The government should not have a reliance on any deity. No deity created the government. We did.

    Of course, this is assuming you don’t believe in predestination. In which case, why would you be complaining about anything as this is what is supposed to be happening since it literally could not happen any other way?

  • December 9, 2011 at 4:05pm

    But at the same time, Corolla gives the argument against his case.
    Could we not say the, in general, more paved roads/better maintained roads is a net benefit to an individual? So, as he’s trying to show he gets no new benefits, he shows how he does get benefits in the particular example of this metaphorical road.

    In addition, he seems to say that he doesn’t actually have a problem getting taxed more – just that he has a problem with the efficiency of the government. He says he’d give “all that [he] has” if he thought it was going somewhere useful. Unless you are trying to make the argument that any form of government is inherently inefficient – which does not sound like what is being said.

  • December 2, 2011 at 5:00pm

    Have a little more respect for our soldiers. You‘re saying that some of them might just kill other soldiers because they’re homosexual. Not only that, but in the most cowardly way – shooting them in the back while they are fighting alone side them.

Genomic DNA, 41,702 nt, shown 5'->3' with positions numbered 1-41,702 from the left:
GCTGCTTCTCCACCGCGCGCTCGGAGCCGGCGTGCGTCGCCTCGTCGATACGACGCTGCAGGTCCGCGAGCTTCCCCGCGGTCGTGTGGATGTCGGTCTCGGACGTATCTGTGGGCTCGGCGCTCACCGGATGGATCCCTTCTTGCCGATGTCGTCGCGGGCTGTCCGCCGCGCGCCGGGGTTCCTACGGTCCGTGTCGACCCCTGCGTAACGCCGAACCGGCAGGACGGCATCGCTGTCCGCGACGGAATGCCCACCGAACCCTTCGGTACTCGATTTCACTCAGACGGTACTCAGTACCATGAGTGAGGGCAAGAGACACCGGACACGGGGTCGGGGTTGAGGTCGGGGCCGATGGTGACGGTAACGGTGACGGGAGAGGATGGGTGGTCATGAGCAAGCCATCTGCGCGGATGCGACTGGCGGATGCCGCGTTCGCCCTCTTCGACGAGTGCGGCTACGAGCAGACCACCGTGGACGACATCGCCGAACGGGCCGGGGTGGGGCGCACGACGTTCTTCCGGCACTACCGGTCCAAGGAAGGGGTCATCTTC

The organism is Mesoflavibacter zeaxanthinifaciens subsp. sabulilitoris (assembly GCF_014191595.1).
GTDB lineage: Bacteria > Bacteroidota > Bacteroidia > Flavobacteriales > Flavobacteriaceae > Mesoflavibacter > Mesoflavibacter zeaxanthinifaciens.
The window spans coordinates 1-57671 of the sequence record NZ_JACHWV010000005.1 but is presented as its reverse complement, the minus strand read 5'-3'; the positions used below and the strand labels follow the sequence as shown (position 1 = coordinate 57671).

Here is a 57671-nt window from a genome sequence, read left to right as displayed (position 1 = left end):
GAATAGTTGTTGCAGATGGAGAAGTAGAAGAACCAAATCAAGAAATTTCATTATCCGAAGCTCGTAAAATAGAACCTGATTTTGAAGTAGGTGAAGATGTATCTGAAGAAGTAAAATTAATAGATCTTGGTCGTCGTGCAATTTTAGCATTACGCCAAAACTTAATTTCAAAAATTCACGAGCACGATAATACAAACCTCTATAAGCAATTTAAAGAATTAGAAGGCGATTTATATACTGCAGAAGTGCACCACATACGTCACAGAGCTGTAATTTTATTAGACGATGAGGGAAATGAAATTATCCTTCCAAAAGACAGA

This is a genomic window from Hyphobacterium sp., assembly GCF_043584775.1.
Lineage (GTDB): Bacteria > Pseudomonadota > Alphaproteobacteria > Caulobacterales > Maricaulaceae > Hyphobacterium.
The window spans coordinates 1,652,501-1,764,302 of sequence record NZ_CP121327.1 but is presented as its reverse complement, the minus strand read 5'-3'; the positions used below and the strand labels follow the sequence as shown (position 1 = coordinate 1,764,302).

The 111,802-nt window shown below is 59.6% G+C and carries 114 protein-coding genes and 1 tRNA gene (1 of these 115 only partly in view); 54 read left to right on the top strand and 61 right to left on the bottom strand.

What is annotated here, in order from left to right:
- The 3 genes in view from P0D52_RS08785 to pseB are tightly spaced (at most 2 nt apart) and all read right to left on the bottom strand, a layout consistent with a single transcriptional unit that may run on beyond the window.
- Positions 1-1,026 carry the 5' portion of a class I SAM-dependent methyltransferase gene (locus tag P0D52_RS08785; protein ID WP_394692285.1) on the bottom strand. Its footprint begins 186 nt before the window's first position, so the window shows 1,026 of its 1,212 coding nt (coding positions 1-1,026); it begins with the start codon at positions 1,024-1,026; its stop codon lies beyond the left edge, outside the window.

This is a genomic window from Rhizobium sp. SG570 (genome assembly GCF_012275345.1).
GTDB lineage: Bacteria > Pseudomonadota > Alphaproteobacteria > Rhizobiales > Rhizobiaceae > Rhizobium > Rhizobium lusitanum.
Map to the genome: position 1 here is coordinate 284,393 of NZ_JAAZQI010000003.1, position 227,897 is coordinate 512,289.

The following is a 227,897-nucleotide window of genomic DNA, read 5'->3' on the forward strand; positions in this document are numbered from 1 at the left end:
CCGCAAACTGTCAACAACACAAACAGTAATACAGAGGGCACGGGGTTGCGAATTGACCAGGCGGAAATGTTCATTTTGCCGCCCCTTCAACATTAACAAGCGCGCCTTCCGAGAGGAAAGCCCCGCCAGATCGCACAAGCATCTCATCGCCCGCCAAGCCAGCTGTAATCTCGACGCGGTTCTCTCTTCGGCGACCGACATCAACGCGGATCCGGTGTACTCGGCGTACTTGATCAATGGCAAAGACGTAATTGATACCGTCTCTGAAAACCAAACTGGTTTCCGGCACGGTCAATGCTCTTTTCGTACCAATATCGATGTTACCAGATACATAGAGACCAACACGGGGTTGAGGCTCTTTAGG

You are a schmuck.

  • December 2, 2011 at 4:59pm

    Have a little more respect for our soldiers. You’re saying that some of them might just kill other soldiers because they’re homosexual. Not only that, but in the most cowardly way – shooting them in the back while they are fighting alone side them.

    You are a schmuck.

  • December 2, 2011 at 4:50pm

    Why were they two acts even in the same law? Sodomy is not just homosexual intercourse. Heterosexuals engage in sodomy extremely often – oral sex is, by definition, sodomy. So, as crass as it sounds – I’m all for any solider that would want to get/give a b—j–, engage in c—-l—–, or engage in a— s– and not get discharged.

  • December 1, 2011 at 12:17pm


    … are you really supposing that anyone had anything to gain from how this, in my opinion, useless study came out? I don’t believe the area of faith-sports relations is an active area of research, and if it is, it really shouldn’t be. But people get degrees for all sorts of odd things. Anyways, this just produces a relatively shaky statistic that I put in the coincidence category that people will bring up as if it means something. Like when people pull statistics on which gender does statistically better on the SATs or some such non-sense.